Southern legitimacy statement: My parents dragged me away from the home I loved in Louisville, to put down roots in the frigid Midwest. My time residing in Louisville, the home of my earliest memories, was well spent though. When I wasn’t watching workers pick grapes from the field across the street from our home, I was learning to speak. Clearly the brightest and most impressionable of my folks’ 5 children, I was the only one of the lot to pick up on friendly southern lingo. I often greeted our new Iowa friends and neighbors with a distinctive: “Hey, ya’ll!” and bid them farewell with a memorable: “Ya’ll come back now, ya hear!”
Driving With Bird Girl
In 1984, my older sister, Kelly, invited me to the movies just days after she earned her driver’s license. Uncertain that she had actually been granted permission to use the car, I wrinkled my nose in doubt. Kelly, meek and sensitive, rarely pulled a prank – let alone one that would leave a gullible victim hurt and frustrated. Was she serious about taking me to the show?
Sensing my hesitation, Kelly reassured me, “Mom said we could go. Come on,” she coaxed. “Oxford Blues starring Rob Lowe is playing.”
Kelly’s ‘thing’ for Rob Lowe was no secret, neither was her ticklish nature or her interest in books. I assume her highly intellectual state set her apart from the majority of Rob’s fan base. Although this studious sister recently underwent a teenage transformation complete with contact lenses and a stylish, blunt hair style, I still envisioned her as her former, nerdy self.
Throughout childhood, Kelly sported long, dark, pin-straight hair that framed her face in feathered segments like a cockatoo. A rogue section flowed down her back until it tapered off to a gradual, unintentional point a few inches shy of her tailbone. The dark, narrow, octagon-shaped glasses perched on her nose to correct her lack of eagle-eye vision completed the look.
While I longed for long locks, Mom dubbed my noggin better suited for short hair. Since Mom cut our hair herself, my vote never counted. For years I managed to stifle my feelings of jealousy towards Kelly’s hair. Thin and unsightly as it was, it reminded me that I lost in the family-long-hair-lottery. Few people held grudges against Kelly (or in this case her hair). She rarely behaved in a way to provoke or upset anyone. Had she unburied her head from her books more frequently, perhaps she would’ve encountered more disturbances with her peers or her siblings.
Lately the divide between my insecure junior-high self and my high-school roommate, grew faster than my boy-length hair. Kelly shed her childish looks, while I remained decked out in my ill-fitting hand me downs. Both of my sisters carried all-the-rage Bermuda bag purses that Mom commissioned our neighbor to create for them at a deep discount.
My two high school siblings discouraged my involvement in their shared conversations. Their chitchat revolved around entertaining teachers, boring assemblies, and bus ride shenanigans. Relying heavily on my developing sense of humor, I still managed to crack Kelly up. I whispered anecdotes from my bed in the shadows of our room, delighted when she erupted in laughter. Eventually, she’d sleepily remind me that her bus arrived early in the morning.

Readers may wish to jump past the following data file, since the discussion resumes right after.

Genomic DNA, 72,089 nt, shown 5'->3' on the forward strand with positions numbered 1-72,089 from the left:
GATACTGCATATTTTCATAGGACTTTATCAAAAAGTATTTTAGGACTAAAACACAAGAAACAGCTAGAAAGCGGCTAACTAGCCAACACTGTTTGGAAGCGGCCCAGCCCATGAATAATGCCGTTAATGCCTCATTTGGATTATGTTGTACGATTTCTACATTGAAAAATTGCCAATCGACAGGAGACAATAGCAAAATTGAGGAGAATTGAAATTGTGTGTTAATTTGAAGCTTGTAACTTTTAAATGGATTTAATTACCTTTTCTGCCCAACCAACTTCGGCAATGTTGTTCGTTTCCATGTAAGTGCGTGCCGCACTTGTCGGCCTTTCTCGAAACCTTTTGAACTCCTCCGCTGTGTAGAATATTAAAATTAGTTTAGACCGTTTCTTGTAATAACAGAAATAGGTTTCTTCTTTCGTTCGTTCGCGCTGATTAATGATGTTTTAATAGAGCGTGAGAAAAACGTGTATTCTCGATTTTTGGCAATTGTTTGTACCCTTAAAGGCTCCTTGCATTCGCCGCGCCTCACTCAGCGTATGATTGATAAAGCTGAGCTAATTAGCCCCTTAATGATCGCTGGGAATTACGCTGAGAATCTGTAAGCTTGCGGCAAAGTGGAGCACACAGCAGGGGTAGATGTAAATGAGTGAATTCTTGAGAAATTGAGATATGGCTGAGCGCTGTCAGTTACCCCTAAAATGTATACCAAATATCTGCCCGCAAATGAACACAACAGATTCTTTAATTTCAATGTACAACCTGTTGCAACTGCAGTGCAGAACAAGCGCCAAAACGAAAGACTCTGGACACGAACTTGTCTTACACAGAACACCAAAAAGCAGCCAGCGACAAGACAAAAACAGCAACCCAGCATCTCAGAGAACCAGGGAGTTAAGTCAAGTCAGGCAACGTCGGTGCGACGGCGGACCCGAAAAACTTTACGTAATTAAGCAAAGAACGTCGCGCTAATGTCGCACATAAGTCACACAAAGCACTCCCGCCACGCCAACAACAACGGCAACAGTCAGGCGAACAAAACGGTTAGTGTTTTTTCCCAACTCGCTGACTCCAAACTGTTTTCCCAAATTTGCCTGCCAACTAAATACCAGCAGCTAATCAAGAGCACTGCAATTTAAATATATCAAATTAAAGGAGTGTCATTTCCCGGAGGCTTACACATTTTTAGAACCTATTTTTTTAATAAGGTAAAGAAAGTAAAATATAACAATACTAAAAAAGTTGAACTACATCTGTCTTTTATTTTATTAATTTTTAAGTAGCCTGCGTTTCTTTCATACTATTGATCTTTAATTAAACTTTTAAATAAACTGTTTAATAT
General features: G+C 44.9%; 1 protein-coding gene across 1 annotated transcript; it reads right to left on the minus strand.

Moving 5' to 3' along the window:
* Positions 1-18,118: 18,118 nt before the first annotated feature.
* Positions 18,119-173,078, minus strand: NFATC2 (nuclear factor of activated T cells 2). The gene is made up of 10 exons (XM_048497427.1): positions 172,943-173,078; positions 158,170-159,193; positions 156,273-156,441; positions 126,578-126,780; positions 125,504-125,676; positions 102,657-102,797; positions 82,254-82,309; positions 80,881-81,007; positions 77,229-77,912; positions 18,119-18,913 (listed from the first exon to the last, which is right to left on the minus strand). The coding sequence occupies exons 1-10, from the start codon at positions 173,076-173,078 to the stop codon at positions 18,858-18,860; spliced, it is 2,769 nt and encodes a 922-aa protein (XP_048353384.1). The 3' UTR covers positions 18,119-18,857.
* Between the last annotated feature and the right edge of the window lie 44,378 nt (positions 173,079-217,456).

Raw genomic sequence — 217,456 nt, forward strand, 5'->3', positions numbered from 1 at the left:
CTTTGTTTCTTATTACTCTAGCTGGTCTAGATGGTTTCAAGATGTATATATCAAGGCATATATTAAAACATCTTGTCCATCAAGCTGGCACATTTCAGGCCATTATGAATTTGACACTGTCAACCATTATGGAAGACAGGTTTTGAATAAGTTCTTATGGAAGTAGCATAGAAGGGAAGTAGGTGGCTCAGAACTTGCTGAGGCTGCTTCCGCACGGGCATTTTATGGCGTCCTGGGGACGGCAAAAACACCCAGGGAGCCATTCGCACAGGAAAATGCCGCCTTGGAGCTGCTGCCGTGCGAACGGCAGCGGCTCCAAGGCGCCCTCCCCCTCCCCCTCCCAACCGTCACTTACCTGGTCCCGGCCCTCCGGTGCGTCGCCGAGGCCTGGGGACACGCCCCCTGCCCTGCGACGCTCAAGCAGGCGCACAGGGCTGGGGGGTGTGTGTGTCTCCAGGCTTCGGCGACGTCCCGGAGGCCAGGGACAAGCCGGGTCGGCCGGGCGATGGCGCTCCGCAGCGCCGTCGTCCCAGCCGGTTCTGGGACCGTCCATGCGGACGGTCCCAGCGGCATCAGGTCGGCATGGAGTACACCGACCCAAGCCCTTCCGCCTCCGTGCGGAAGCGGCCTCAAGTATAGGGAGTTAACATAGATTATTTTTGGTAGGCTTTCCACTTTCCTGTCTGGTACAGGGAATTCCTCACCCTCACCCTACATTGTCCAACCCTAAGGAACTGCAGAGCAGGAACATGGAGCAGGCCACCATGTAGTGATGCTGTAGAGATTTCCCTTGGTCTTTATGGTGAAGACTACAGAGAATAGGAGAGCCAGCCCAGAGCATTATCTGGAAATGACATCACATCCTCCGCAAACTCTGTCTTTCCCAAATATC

I pushed my glasses up my sweaty nose, absorbing this proposed movie theater outing. Kelly, fashioned in her recently-acquired, professional hair style, stood before me blinking a bit excessively as her eyes adjusted to her new lenses. I reasoned that perhaps Mom handed Kelly the car keys knowing that this daughter never caused any trouble.
In addition to my hair misfortunes, I dealt with a bitter pill in the form of my goodie-two-shoes sisters. While both of my older sisters steered clear of trouble, my younger brothers could do no wrong. I was often blamed for conflict and random disturbances. Count on Colleen to be sweet, quiet, and ready to correct the younger crowd. Her patience for me was non-existent and her lack of affection unsettling. Meanwhile, Kelly remained focused, and the boys supplied our folks with no end of joy for their athleticism and quick wit. My self-conscious, middle-child self longed for a pet dog, if only Sean hadn’t been deathly allergic.
Regardless of our birth order, trips to the movies materialized rarely; therefore, the plotline or featured movie stars escaped me. Deciding that Kelly’s invite was legit, I raced off to grab my cheap K-Mart purse, fearing she might change her mind and bring a friend in my place.
Behind me I heard the car key jangle coupled with light hopping noises. Without looking back, I knew Kelly was celebrating. Notorious for flapping her arms while concurrently bouncing around, not unlike a wounded bird, Kelly occasionally switched into excited ‘bird mode’. Pleasure driving apparently generated one of these struggle-to-contain-her-excitement moments that had mostly faded during her teen years.
Hauling an armful of Dad’s shirts to the basement for ironing, Mom called out to us as we exited through the garage door, “Be careful, Kelly! Help her, Erin!” I failed to register how my thirteen-year-old services could benefit a new driver. I opted not to seek clarification.
A moment later we climbed into the boring, maroon 1982 Chevy Impala sedan. This Impala resided on the right side of the garage. It was not to be confused with the red, rusty 1976 Chevy Impala station wagon perched on the left side of the driveway. Impalas, the rage for mainstream Americans, apparently checked the ever-important boxes for our non-trend-setting folks: sensible, affordable, and American-made.